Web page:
Updated on November 30, 2018
My Texas Green Thumb
Gardeners claim green thumbs if their plants do well.
When we lived in Colorado, if you didn’t have a green house, the growing season was only about two months long. Hardly long enough for anything to grow to maturity and bear blooms or fruit. A green thumb didn’t produce much to brag about.
I was so excited to return to Texas and reclaim my green thumb status. Except, I forgot two things:
- White tail Deer and other varmints
- Texas weather
While wildlife is lovely to watch, the varmints do munch on flowers, fruit trees, and vegetable gardens. Living in a certified Wildlife Habitat, it’s unfair to discourage the critters.
I’ve tried to grow my favorites. Rose bushes lasted hardly a week and that was with something called “Deer Away” sprinkled around. The geraniums and caladiums didn’t make it overnight.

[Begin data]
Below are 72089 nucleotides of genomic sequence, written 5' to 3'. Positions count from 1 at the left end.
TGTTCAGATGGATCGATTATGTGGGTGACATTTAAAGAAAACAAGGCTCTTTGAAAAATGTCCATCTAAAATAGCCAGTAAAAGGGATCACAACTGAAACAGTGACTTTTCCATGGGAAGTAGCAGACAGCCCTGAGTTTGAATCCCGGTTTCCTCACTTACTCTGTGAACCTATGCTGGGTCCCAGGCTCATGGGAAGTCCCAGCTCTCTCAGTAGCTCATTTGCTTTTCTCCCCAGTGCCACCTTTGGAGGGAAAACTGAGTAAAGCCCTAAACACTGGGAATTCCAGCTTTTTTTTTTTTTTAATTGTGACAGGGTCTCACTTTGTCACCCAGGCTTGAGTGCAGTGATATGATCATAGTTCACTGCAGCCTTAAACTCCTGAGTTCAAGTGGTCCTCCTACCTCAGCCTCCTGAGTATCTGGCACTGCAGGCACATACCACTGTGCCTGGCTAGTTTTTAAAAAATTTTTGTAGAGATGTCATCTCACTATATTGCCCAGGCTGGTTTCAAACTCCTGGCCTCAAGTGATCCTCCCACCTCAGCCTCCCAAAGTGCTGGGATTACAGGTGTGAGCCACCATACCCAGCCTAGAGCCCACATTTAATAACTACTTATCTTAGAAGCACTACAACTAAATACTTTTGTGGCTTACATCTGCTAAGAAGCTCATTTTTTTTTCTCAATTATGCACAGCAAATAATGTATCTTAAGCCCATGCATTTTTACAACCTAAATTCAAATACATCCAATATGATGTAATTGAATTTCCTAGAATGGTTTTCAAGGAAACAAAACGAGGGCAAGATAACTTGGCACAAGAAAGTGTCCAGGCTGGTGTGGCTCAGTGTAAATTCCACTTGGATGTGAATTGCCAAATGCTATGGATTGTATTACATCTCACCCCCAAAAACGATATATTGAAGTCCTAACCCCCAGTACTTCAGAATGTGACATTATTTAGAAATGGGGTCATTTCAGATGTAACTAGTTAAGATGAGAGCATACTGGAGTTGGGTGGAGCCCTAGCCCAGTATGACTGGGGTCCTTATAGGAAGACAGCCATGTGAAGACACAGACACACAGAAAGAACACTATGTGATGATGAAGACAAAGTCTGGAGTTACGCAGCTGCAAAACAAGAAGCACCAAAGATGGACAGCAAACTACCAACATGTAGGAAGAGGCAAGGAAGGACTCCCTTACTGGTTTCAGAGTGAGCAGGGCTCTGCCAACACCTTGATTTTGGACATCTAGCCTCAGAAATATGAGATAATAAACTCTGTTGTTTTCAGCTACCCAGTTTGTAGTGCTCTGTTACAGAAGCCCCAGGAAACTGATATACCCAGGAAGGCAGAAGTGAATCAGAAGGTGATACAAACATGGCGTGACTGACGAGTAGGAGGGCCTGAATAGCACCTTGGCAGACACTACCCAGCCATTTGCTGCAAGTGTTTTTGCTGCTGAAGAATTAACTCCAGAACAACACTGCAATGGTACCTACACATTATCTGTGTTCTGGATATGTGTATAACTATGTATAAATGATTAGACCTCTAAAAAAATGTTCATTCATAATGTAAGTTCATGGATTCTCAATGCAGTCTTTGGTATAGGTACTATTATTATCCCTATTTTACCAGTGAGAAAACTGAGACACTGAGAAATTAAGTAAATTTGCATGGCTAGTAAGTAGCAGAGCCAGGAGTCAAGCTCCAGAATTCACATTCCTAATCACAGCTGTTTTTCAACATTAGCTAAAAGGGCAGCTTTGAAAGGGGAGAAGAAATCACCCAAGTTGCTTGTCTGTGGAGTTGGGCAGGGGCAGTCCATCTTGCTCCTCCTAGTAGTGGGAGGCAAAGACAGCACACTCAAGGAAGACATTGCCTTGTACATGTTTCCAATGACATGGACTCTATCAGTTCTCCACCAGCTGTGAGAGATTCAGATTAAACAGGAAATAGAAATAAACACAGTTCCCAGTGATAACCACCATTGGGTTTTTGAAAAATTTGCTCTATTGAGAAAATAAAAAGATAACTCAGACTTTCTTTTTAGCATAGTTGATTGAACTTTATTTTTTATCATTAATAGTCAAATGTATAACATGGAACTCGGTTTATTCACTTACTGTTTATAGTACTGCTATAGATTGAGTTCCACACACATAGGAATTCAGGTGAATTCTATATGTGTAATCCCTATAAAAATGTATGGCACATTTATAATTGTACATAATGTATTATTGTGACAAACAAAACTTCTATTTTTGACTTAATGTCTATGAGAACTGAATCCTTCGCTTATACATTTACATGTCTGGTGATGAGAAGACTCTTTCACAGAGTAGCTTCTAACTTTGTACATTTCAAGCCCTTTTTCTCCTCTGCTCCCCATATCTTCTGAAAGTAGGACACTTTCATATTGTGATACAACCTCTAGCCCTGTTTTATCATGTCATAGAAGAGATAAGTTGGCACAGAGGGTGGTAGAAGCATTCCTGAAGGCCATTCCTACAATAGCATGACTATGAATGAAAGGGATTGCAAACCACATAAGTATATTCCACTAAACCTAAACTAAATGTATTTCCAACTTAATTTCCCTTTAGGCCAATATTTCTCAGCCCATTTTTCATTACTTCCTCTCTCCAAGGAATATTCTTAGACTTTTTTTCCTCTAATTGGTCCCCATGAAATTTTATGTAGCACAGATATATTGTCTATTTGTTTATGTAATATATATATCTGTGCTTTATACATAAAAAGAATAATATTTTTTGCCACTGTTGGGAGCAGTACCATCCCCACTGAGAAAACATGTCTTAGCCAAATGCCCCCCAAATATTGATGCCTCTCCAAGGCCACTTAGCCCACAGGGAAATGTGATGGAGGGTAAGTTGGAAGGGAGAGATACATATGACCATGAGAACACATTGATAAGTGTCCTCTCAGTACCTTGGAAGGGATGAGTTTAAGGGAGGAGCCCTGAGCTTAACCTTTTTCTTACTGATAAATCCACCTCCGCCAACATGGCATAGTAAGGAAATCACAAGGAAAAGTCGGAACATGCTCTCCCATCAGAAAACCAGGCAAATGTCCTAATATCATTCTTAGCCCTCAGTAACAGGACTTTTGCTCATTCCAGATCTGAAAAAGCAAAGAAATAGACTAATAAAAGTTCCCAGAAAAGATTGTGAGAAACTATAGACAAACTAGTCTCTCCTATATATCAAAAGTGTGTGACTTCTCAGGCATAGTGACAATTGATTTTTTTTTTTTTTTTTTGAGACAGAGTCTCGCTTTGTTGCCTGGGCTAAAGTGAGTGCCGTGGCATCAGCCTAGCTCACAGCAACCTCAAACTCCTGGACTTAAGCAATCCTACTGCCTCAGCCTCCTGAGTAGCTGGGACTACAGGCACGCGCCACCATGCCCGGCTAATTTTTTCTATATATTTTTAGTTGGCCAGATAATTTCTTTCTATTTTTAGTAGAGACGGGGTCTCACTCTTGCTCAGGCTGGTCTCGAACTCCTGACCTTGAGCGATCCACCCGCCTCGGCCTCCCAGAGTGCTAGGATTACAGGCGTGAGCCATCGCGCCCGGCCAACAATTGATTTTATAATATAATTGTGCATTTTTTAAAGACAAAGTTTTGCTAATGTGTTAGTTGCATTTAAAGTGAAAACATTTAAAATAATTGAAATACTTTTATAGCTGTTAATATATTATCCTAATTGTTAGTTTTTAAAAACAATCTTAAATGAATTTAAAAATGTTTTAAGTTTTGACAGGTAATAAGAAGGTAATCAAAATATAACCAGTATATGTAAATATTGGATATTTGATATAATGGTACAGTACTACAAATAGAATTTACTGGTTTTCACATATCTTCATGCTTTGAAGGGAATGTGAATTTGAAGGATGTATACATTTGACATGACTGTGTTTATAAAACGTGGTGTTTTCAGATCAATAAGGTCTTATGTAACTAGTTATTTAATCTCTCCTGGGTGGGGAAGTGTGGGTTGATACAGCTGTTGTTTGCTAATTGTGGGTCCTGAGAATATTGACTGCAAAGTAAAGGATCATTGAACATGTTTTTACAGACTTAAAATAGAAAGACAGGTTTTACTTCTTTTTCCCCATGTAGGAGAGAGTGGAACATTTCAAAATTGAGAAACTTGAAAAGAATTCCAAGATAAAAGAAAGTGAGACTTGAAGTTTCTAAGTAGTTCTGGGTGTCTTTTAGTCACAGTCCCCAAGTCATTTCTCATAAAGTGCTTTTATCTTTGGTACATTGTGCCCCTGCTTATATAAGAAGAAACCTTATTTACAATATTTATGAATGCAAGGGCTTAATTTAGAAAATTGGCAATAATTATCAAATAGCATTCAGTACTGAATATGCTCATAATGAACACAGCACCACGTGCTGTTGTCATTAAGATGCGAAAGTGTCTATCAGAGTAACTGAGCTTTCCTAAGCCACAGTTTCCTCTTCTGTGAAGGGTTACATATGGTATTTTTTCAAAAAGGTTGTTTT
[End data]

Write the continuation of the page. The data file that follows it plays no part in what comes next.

Mostly I’ve been container gardening around the patio and porch. The four-legged creatures rarely venture into the backyard thanks to our Finnegan, see his head in the picture of the nubby spider plant. Deer don’t understand he’s more afraid of them than they are of him.
Who knew deer or squirrels like citronella and spider plants?
The bigger issue is Texas winter weather.
We’ve already had several hard freezes, which is very unusual for November in this part of the state. I draped twenty-odd sheets over azaleas, spider plants, hydrangeas, four o’clocks, and cannas. Left them covered for days. Not a problem to do with multiple nights of freezing temperatures or months of cold temperatures.
But these yo-yo temps make it hard. You no sooner pack the sheets away and there’s another freeze warning.
Don’t think me cruel or uncaring, all the tender potted plants live in the garage from when temps start staying consistently cooler. FYI, that’s around forty degrees in these parts and usually means from December to January.
My poor green thumb is pale, my yard kinda bare now, but there are lots of animals, large and small, to watch.